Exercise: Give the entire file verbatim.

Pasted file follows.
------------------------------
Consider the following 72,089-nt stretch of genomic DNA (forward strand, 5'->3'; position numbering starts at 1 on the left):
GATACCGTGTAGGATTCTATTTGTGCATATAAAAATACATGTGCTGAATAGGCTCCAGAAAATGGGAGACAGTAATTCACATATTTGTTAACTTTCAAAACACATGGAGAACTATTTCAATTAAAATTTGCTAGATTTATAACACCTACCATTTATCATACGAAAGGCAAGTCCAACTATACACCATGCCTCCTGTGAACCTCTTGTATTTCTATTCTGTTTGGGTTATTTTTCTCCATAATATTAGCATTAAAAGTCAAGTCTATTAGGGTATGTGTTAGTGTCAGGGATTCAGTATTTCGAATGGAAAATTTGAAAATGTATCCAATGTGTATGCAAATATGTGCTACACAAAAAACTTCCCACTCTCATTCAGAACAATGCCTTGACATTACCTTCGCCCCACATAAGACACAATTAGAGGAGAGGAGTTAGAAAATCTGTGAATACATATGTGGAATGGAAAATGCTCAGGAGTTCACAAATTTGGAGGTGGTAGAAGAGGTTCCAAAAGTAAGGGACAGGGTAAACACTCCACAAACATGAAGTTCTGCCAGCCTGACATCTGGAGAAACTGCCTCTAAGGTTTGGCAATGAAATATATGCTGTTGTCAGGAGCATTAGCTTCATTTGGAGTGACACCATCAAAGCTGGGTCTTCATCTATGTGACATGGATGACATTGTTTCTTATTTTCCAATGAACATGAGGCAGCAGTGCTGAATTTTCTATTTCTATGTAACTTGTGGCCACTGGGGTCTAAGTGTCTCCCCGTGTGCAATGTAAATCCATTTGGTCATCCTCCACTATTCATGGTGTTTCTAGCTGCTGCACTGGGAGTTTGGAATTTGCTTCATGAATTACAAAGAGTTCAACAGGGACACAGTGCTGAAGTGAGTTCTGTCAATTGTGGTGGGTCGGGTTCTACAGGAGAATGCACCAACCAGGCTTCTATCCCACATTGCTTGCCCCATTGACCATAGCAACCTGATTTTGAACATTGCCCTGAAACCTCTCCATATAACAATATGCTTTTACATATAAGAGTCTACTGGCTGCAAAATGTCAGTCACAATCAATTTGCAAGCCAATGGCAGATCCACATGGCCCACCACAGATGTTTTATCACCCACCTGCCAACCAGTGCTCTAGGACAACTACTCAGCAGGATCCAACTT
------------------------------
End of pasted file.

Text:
Consider the following 72,089-nt stretch of genomic DNA (forward strand, 5'->3'; position numbering starts at 1 on the left):
GATACCGTGTAGGATTCTATTTGTGCATATAAAAATACATGTGCTGAATAGGCTCCAGAAAATGGGAGACAGTAATTCACATATTTGTTAACTTTCAAAACACATGGAGAACTATTTCAATTAAAATTTGCTAGATTTATAACACCTACCATTTATCATACGAAAGGCAAGTCCAACTATACACCATGCCTCCTGTGAACCTCTTGTATTTCTATTCTGTTTGGGTTATTTTTCTCCATAATATTAGCATTAAAAGTCAAGTCTATTAGGGTATGTGTTAGTGTCAGGGATTCAGTATTTCGAATGGAAAATTTGAAAATGTATCCAATGTGTATGCAAATATGTGCTACACAAAAAACTTCCCACTCTCATTCAGAACAATGCCTTGACATTACCTTCGCCCCACATAAGACACAATTAGAGGAGAGGAGTTAGAAAATCTGTGAATACATATGTGGAATGGAAAATGCTCAGGAGTTCACAAATTTGGAGGTGGTAGAAGAGGTTCCAAAAGTAAGGGACAGGGTAAACACTCCACAAACATGAAGTTCTGCCAGCCTGACATCTGGAGAAACTGCCTCTAAGGTTTGGCAATGAAATATATGCTGTTGTCAGGAGCATTAGCTTCATTTGGAGTGACACCATCAAAGCTGGGTCTTCATCTATGTGACATGGATGACATTGTTTCTTATTTTCCAATGAACATGAGGCAGCAGTGCTGAATTTTCTATTTCTATGTAACTTGTGGCCACTGGGGTCTAAGTGTCTCCCCGTGTGCAATGTAAATCCATTTGGTCATCCTCCACTATTCATGGTGTTTCTAGCTGCTGCACTGGGAGTTTGGAATTTGCTTCATGAATTACAAAGAGTTCAACAGGGACACAGTGCTGAAGTGAGTTCTGTCAATTGTGGTGGGTCGGGTTCTACAGGAGAATGCACCAACCAGGCTTCTATCCCACATTGCTTGCCCCATTGACCATAGCAACCTGATTTTGAACATTGCCCTGAAACCTCTCCATATAACAATATGCTTTTACATATAAGAGTCTACTGGCTGCAAAATGTCAGTCACAATCAATTTGCAAGCCAATGGCAGATCCACATGGCCCACCACAGATGTTTTATCACCCACCTGCCAACCAGTGCTCTAGGACAACTACTCAGCAGGATCCAACTT